In March one is sure to see swallowtail kits in Tate’s Hell State Forest. Here’s one we saw on April 15, gliding across the Ochlockonee River.
Juveniles — teenagers — have a lot to learn. They are more curious than cautious, but in that, for humans, is hope — perhaps a new way to see things around us. For critters, however, without an overarching adult watching, growing to adulthood is risky. Alligator, raccoons, cooters and now, this yellow crowned night heron.
Whatever it was doing when Ed came upon it, it diverted its attention to what was more interesting — us. As it went from muddy shoreline to a short step up a branch to a flight up to a higher branch, it’s eyes were upon us. But it did not fly away.
It’s attention span was longer than our over 15 minutes. We paddled away as it continued to watch from its perch.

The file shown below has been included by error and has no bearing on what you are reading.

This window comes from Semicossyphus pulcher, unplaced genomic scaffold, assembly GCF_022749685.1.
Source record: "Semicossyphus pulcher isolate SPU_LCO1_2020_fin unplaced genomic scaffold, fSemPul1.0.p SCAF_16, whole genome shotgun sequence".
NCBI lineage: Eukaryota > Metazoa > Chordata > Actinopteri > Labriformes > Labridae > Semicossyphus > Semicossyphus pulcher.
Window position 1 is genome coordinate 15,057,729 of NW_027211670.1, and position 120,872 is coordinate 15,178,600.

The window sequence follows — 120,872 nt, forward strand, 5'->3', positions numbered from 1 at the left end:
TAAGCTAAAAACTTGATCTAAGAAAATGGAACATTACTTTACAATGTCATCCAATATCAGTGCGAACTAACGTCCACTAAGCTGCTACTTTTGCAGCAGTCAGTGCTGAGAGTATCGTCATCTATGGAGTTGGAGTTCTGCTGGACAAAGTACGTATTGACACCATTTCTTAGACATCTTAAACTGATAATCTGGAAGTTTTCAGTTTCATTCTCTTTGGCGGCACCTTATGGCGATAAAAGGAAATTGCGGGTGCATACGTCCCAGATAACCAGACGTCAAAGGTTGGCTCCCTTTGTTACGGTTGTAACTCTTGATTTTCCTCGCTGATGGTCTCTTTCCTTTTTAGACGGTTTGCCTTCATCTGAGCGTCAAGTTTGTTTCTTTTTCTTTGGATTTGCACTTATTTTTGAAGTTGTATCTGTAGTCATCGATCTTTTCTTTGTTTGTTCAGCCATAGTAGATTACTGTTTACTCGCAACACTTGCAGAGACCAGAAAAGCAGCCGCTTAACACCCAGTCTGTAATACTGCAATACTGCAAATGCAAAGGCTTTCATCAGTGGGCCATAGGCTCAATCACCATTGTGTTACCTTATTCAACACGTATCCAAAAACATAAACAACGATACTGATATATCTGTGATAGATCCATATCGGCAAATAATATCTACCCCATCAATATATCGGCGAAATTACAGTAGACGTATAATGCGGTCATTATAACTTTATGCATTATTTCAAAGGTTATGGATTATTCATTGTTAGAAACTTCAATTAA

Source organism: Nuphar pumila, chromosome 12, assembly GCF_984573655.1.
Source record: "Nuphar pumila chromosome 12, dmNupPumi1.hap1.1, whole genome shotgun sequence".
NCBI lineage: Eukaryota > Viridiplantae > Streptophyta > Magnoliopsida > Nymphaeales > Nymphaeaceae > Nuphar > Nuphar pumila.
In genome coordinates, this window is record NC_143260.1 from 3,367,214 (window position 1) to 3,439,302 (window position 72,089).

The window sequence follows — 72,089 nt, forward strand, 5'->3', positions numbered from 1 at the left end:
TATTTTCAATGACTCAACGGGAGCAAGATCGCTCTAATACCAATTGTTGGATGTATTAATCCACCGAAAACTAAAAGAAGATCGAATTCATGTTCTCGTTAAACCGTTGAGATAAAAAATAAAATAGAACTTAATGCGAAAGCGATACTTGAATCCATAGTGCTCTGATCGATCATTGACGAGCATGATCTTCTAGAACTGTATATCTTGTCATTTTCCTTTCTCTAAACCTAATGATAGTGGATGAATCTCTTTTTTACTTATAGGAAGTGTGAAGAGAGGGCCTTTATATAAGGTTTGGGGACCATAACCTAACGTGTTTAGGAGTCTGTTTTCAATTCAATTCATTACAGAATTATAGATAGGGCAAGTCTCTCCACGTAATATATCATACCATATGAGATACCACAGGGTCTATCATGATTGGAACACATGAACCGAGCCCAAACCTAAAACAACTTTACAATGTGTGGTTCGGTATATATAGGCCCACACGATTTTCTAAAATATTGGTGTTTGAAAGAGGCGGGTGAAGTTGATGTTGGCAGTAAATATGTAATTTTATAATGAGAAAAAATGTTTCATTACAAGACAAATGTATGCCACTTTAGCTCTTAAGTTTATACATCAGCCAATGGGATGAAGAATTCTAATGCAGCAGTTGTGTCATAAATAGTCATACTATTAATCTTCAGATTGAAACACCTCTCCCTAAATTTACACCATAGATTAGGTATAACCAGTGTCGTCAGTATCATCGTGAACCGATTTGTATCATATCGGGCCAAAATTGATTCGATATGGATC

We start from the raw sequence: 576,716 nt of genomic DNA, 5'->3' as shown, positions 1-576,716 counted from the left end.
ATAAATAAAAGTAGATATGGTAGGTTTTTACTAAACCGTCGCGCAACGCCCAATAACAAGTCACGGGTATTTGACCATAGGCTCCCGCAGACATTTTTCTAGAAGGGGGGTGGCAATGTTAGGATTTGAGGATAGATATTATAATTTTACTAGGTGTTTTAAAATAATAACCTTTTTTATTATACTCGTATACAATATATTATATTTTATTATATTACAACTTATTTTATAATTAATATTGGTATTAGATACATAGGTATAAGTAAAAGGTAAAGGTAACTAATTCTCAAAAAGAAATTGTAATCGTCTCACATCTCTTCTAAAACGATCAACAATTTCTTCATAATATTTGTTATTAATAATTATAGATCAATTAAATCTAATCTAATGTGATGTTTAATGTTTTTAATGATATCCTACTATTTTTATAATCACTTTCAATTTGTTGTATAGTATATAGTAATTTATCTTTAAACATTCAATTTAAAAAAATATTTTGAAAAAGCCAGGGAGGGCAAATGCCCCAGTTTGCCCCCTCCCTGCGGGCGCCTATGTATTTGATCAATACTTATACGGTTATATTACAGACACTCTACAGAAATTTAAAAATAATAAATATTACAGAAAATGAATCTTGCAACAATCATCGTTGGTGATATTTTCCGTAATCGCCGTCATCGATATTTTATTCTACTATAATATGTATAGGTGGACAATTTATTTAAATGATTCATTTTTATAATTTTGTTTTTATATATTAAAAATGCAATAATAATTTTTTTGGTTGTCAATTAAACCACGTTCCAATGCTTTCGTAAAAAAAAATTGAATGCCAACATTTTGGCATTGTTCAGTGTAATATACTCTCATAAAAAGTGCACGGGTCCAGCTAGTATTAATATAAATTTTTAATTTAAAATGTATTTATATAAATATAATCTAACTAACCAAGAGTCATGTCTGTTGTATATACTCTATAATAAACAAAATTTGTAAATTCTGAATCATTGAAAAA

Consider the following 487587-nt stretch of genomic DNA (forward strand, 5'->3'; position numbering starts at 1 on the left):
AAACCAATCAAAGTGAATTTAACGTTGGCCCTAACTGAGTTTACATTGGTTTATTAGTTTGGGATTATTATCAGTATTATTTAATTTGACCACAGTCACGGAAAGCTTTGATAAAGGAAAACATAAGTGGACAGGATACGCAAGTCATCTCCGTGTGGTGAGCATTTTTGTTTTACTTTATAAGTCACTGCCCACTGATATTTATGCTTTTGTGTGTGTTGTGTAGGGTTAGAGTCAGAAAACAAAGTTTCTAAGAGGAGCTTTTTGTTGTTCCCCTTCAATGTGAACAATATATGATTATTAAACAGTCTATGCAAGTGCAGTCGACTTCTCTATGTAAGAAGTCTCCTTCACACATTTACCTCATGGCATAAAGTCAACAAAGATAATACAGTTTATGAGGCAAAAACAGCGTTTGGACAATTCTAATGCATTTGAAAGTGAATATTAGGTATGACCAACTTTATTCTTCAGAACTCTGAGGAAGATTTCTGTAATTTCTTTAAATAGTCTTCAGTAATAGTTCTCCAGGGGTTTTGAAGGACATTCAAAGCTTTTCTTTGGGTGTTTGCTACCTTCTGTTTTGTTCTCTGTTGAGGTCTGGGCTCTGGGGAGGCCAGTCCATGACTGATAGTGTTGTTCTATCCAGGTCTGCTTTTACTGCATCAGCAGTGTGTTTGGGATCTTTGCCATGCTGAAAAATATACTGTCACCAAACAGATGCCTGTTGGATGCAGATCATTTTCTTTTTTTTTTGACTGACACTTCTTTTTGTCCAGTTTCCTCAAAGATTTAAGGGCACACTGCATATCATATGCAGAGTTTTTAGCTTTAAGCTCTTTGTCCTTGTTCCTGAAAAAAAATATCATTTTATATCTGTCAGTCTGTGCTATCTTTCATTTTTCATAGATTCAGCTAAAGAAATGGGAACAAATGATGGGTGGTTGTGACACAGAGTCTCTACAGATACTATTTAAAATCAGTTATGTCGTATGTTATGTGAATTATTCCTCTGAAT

Meanwhile on the shore, a juvenile raccoon we had seen in January with its mother and siblings was foraging for a late breakfast, a little after 10am. Then, the mother had given her brood a sharp warning sound, which none of them heeded. She herself headed into the brush, they stayed foraging in the mud for crayfish and other goodies. Now, this one is on it’s own.
The non-venomous water snakes on the creek seem to be a lethargic group — they take their positions and stay there. Adults or juvenile, it doesn’t seem to matter. But this juvenile, after extending its forebody a bit, didn’t move.
And then the caterpillars. Of what species I don’t know. They were too busy eating the leaves of both the cow creek spider lily and the swamp dragon’s head to take heed of anything.
It’s a busy time on the creek and the young ones are doing what they need to be doing to continue their species.
After perching long enough for several shots, this yellow-crowned night heron flew upstream as we paddled upstream. Much like kingfishers like to do, it stayed within visual distance, perching on a tree branch then flying away as we got too close.